These last few weeks have been intense for both groups (CMAS team and additive manufacturing team) but the hard work is definitely paying off. From the posts written by Jose and Brooke, it is obvious that they are making excellent progress in their area of study. Both teams have acquired sufficient knowledge to present our thoughts and findings to experts in the fields of CMAS infiltration and additive manufacturing. When I look back at the first few weeks of the IRES program, I’m shocked at how much we have actually learned!
As stated by Zach, we received excellent feedback from DLR and we used these suggestions to improve our experimental approach. We were able to obtain a much cleaner surface map of the CMAS samples and we are now able to see precisely where spallation has occurred. The best part is that we ran the experiments completely on our own. A few weeks ago, we had no idea how to use PL. I barely even knew what PL was! The IRES program has already proven to be very rewarding and I’m excited to continue learning. Our next steps are to reduce the noise found in the acquired data and learn how to use Raman spectroscopy to further analyze the affected samples. We are currently waiting on specimens that have been sent from DLR so that we can begin analysis on them. Don’t forget to tune in next week to see the progress we will continue to make.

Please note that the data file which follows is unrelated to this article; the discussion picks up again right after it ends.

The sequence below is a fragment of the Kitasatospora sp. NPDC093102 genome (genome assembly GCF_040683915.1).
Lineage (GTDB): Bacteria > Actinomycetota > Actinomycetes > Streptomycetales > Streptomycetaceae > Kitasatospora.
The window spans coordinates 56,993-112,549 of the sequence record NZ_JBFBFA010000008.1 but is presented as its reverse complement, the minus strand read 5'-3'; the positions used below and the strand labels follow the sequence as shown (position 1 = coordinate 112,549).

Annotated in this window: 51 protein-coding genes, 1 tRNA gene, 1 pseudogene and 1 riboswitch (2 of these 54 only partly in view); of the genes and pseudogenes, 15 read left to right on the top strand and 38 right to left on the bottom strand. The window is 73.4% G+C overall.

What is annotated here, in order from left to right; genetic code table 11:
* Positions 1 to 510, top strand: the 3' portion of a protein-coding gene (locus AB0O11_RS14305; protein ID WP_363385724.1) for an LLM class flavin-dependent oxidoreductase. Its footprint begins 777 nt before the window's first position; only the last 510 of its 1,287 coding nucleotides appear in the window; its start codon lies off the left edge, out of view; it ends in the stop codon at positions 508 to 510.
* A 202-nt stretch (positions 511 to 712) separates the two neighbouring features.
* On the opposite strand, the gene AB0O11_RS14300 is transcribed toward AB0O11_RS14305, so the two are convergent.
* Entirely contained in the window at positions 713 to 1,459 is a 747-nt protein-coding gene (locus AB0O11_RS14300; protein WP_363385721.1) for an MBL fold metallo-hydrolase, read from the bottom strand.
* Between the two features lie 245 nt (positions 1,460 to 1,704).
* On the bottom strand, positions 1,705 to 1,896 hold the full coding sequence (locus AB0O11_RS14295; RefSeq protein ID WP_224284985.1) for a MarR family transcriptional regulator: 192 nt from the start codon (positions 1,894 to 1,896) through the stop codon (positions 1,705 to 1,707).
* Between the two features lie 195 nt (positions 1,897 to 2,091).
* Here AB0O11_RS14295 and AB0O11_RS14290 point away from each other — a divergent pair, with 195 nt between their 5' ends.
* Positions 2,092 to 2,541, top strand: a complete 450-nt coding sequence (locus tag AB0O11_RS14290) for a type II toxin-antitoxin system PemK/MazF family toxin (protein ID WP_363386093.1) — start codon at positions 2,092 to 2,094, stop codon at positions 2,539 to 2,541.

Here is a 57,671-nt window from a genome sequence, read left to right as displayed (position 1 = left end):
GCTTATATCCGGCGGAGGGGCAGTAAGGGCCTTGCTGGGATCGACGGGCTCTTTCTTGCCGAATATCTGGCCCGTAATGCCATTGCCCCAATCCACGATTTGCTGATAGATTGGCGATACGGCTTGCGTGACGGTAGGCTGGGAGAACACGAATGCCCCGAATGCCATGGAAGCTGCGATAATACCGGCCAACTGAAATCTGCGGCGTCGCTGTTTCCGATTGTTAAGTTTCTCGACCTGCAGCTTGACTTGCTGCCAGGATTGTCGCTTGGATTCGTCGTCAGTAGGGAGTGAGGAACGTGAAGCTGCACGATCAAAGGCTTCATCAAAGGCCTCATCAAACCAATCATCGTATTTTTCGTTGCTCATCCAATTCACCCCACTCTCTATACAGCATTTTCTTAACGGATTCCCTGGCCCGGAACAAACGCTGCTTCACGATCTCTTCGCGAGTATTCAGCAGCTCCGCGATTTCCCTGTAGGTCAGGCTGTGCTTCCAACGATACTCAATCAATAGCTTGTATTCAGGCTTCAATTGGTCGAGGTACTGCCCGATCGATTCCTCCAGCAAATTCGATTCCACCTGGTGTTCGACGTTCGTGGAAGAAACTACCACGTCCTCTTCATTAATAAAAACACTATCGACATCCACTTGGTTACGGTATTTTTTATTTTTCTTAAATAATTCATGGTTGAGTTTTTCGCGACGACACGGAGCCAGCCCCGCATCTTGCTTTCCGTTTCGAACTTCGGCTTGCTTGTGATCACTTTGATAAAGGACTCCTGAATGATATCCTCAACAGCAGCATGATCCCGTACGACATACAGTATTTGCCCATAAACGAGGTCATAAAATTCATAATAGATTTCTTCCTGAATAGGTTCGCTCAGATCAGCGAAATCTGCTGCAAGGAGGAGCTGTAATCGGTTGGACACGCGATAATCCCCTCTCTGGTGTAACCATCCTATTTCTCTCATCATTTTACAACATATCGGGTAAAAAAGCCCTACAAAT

This week has been very productive for the CMAS team. Wilson and I were able to work with some existing CMAS samples to gather data with the PL instrumentation in the lab. Getting accurate and usable data was troublesome at first, but due to this we became very accustomed with determining the necessary procedure and settings for collecting good data. In the end we were able to analyze the phase shift and surface maps of the CMAS. The results were very promising and we are excited to continue forward with this.